On yelling, authenticity, aspiration and the usefulness of judgemental relatives-and-strangers

Jane: Cinder! I mean Flora! Ender! Gah—child-I’m-mad-at, come here!

Flora: Which one? We were all being kind of buttsacks.

Jane: Wah! All of you! Just come here, line up, and I’m going to yell at each of you in turn. Or maybe all together…

Cinder: I did not do anything! Not really!

Jane: But I guarantee you will do something yell-worthy soon. Get over here. Now here’s what we’re going to do. I am going to deliver an all purpose yelling-lecture session now. Then, whenever you’re buttsacks the rest of the day, I can just go, “Waah! Remember what I said this morning?” And we can move on without more lecturing-yelling.

Flora: I don’t think that’s going to work.

Cinder: You’re really weird.

Ender: Maybe I’ll be really good the rest of the day.

Flora: Probably not.

Cinder: Definitely not.

Ender: You! Suck!

Cinder: You’re! A! Buttsack!

Flora: I think this is why Mom wanted to yell at us. Ok, we’re ready, Mom. Go.

So here’s the thing, friends. I don’t really yell at the kids that much. More than I’d like to… less than Aunt Augusta—you know Aunt Augusta, you’ve got one too*—thinks I ought to. But sometimes, I yell.

Sometimes, they really need to be yelled at, and I really need to yell.

Sometimes, “You! Are! Driving! Me! Insane!” is better—more real—more authentic—less damaging—than taking a deep breath, gritting my teeth, and muttering, “Never mind.”

Actually—gritting my teeth and muttering “Never mind”—when, in truth, I really, really, REALLY DO MIND—is never the better thing to do, the healthy thing to do.

Do this. Think of something that makes you extremely angry. Whatever it is. Clubbing baby seals or keying cars or taking the chicken carcass out of the garbage and trying to flush it down the toilet…** Now, sigh, shrug, and say, “Never mind.” You liar. Of course you mind. Feel yourself tightening up and going mad as a result? Acknowledge that you mind. And then move on.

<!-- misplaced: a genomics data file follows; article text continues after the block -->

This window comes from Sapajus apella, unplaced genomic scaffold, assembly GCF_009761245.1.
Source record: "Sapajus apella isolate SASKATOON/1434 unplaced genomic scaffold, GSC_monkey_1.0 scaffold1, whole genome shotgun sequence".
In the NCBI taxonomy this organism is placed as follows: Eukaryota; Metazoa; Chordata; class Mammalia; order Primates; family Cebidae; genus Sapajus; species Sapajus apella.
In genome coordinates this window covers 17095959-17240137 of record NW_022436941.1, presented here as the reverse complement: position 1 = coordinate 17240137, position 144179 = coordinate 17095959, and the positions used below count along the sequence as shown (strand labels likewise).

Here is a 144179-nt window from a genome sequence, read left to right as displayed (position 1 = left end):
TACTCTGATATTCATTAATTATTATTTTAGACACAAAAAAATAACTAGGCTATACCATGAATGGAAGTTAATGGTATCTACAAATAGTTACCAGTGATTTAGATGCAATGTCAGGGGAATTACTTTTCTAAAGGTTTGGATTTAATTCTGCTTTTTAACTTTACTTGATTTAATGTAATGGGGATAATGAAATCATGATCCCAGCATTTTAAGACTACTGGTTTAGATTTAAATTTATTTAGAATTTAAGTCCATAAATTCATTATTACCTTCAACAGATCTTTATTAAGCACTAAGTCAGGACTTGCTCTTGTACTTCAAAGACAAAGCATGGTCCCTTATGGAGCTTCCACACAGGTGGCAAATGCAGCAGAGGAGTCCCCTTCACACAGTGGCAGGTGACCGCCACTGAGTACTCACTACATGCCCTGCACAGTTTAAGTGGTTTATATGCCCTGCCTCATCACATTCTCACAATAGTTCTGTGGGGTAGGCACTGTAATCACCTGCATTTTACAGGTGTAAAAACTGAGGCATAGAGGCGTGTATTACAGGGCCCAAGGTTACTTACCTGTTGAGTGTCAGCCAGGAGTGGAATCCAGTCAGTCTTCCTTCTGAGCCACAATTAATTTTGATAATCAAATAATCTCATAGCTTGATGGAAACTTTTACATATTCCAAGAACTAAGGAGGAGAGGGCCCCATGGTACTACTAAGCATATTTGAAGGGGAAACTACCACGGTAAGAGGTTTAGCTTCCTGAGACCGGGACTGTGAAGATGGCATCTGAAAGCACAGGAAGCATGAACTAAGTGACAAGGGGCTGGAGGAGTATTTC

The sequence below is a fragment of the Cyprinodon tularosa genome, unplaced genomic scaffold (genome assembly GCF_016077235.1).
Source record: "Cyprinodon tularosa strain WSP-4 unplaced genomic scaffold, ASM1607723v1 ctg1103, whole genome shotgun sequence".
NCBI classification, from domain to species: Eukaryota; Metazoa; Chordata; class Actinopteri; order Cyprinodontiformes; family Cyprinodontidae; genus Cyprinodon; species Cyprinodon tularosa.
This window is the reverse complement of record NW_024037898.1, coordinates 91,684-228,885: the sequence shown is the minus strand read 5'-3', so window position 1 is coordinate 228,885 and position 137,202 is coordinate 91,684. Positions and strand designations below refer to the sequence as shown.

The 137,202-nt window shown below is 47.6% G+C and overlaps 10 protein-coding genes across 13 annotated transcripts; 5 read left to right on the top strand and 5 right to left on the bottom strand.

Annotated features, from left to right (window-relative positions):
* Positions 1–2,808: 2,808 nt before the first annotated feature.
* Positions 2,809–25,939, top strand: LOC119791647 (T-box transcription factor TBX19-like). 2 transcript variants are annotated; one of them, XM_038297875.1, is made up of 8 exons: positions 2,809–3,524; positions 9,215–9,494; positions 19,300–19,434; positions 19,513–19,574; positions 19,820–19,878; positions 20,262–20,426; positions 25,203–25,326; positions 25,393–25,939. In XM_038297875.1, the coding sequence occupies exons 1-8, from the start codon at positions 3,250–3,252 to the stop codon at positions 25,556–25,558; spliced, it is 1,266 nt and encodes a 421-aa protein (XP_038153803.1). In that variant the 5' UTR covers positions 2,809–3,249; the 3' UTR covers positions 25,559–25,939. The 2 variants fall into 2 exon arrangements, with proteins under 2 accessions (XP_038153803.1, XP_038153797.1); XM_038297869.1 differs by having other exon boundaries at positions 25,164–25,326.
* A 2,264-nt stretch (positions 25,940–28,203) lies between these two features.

Cinder: Mom? Mom! You did that spacing out thing again! We’re waiting for the yelling!

Jane: Oh. Right. The moment’s kind of passed. I’m no longer in a yelling mood. Just try not to be buttsacks*** to each other.

Cinder: You know that’s probably not going to happen.

Jane: I know. Try. Most of life is aspirational.

And as Flora explains to her brothers what aspirational means, I decide that today may be an ice-cream discipline kind of day. And also, a good day to NOT clean the kitchen and NOT do laundry and NOT try to squeeze in a couple of hours of research on that project—the deadline’s too far away to be urgent, kitchens just get dirty again, and everyone still has socks. Instead, it’s a good day to text a friend or two and take our collective brood to roam some urban park or other. Climb a hill. Break some ice floes. Get soaking wet and dirty in melting puddles. And then do THAT laundry. Or not.

Most of life is aspirational.




* You don’t know Aunt Augusta? Are you sure? She’s my all-purpose metaphor for every relative-aquaintance-friend-of-the-family-well-meaning-stranger-at-the-bus-stop-nosy-neighbour who has an opinion about how I live my life/raise my children and misses no opportunity to tell me I’m doing it wrong. Ah, Aunt Augusta. The pain and angst you caused me when I was a brand-new, vulnerable mother… The amusement and opportunity for passive-aggressive and just-out-right-aggressive barbs you give me now… I won’t say I love you, darling, because you’re bitchy, abrasive, judgemental, intolerant, invasive and well, kinda nasty. But I’m glad you exist, because you’ve become this amazing barometer for me. If I ever do anything of which you wholeheartedly approved—man, I’ll have fucked up but majorly. So please, darling. Criticize away. I’m too permissive, messy, insufficiently-hovering-spoiling-my-children-too-much? Awesome. Thank you. I was worried I was too-cranky-angry-controlling-snappy these days, but clearly, I’m still doing ok.

**I caught up with him before Part II was fully in effect.

***It’s also a metaphor. Cinder’s creation. I’ve stopped fighting it and now fully embrace its use as a term of… endearment. That’s what it is. Endearment.